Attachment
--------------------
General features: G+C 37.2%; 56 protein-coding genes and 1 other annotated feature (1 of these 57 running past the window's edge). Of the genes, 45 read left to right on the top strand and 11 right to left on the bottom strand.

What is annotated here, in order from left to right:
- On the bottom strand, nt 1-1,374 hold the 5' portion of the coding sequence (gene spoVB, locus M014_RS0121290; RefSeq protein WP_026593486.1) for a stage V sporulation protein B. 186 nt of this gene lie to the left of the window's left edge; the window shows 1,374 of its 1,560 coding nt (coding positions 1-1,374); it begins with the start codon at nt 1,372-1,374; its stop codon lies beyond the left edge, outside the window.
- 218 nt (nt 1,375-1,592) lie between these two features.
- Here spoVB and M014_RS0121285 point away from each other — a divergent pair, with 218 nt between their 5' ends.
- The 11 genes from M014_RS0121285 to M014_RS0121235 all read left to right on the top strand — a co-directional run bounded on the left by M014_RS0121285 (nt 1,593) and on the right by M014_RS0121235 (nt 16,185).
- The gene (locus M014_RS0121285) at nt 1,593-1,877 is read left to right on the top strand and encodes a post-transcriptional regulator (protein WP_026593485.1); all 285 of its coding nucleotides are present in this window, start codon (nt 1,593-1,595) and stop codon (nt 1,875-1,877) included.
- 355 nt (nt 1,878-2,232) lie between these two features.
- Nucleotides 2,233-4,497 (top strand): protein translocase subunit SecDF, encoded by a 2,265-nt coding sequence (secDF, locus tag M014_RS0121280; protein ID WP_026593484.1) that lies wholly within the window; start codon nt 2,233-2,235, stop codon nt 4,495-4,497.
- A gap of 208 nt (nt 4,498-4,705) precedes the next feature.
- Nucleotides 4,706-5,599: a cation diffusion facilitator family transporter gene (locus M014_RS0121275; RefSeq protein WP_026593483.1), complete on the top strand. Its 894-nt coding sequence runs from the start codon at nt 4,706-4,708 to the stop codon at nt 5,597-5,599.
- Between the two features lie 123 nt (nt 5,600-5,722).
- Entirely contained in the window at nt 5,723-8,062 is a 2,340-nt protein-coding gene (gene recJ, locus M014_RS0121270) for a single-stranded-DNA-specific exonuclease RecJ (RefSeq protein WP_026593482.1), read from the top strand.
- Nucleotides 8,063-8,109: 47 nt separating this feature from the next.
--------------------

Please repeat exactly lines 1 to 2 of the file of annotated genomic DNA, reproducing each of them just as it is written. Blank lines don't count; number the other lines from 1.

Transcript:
General features: G+C 37.2%; 56 protein-coding genes and 1 other annotated feature (1 of these 57 running past the window's edge). Of the genes, 45 read left to right on the top strand and 11 right to left on the bottom strand.

What is annotated here, in order from left to right: